Novel /Relevant Class Rank 1 Rank 2 Rank 3
African hunting dog Saluki Arctic Fox Komondor
Mixing bowl Consomme Hotdog Ear
Golden-retriever Harvestman Miniature poodle Bolete
Nematode Green-mamba Lady-bug Spider-web
TABLE XI: Novel categories and top three relevant base categories.

V Conclusions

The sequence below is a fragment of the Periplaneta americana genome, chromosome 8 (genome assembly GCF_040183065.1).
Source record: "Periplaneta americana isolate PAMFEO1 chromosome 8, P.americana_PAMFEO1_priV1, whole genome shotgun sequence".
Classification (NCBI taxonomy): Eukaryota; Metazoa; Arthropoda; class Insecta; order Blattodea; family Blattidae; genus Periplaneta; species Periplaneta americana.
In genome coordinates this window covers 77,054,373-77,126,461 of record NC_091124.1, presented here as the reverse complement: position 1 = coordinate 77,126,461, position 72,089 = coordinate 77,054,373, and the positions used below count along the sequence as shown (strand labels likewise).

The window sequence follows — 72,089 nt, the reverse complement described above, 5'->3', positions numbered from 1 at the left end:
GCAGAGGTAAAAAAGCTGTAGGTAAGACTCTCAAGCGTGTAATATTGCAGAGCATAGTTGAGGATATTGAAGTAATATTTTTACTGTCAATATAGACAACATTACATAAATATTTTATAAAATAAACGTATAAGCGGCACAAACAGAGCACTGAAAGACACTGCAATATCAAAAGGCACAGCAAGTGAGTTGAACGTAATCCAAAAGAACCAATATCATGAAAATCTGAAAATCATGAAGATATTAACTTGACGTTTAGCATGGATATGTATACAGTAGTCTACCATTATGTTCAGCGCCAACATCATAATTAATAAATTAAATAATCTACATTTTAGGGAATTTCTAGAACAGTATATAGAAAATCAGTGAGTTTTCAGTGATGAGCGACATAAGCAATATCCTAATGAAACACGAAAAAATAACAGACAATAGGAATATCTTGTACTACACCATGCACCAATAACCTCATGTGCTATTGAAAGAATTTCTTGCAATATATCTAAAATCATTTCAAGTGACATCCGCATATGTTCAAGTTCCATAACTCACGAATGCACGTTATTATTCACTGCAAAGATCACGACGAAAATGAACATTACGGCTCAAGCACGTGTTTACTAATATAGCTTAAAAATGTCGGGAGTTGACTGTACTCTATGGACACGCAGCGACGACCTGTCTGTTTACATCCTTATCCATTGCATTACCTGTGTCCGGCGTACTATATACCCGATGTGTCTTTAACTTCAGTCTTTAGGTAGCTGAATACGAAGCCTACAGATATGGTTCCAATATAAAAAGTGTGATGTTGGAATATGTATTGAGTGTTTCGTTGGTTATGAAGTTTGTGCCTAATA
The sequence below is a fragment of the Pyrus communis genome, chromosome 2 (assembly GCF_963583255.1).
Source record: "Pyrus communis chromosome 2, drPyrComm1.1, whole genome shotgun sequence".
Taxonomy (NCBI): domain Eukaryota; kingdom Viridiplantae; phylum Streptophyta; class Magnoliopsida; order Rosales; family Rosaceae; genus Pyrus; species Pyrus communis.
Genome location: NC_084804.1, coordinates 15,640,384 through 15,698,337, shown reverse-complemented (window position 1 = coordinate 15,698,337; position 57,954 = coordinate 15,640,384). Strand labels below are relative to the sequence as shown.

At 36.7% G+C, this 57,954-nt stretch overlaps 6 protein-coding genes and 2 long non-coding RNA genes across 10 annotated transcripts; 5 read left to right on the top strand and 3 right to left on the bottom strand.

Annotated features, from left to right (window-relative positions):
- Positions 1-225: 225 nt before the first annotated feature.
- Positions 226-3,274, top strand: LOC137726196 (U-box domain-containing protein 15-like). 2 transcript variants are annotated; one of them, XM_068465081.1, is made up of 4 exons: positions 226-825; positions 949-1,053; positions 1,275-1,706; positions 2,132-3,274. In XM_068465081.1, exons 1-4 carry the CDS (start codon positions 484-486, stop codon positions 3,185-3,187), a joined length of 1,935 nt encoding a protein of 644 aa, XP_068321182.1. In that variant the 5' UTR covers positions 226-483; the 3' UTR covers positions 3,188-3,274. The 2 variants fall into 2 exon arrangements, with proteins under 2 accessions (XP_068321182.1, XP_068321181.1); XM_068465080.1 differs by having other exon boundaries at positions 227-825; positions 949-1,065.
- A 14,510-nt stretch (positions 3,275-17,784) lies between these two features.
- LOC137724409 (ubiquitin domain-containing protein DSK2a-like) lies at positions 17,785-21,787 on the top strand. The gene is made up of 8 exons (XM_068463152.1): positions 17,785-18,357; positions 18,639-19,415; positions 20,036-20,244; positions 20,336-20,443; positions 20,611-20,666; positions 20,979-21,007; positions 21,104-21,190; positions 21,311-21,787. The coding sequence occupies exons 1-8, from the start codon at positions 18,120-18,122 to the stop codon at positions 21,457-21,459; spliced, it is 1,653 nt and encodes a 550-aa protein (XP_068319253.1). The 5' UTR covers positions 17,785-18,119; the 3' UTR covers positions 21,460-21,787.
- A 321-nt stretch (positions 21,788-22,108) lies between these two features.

We have proposed a two-stage framework for few-shot learning of image recognition. The framework has contributions at both the feature extraction stage and the classification stage of image recognition. At the feature extraction stage, we proposed the use of relative-feature representation as well as the Mahalanobis distance metric with predictable variance. For the classification stage, we proposed a category-agnostic transformation that produces class prototypes from class samples. Results on standard few-shot learning datasets showed our approach to be comparable or even better than previous approaches. We also provided further analysis on our model and concluded that the relative-feature component was mostly responsible for the improvement of the performance of our proposed approach. In the future, we would like to extend our work to zero-shot classification, where we do not have any support samples from the novel class but only high-level semantic information for each of these classes.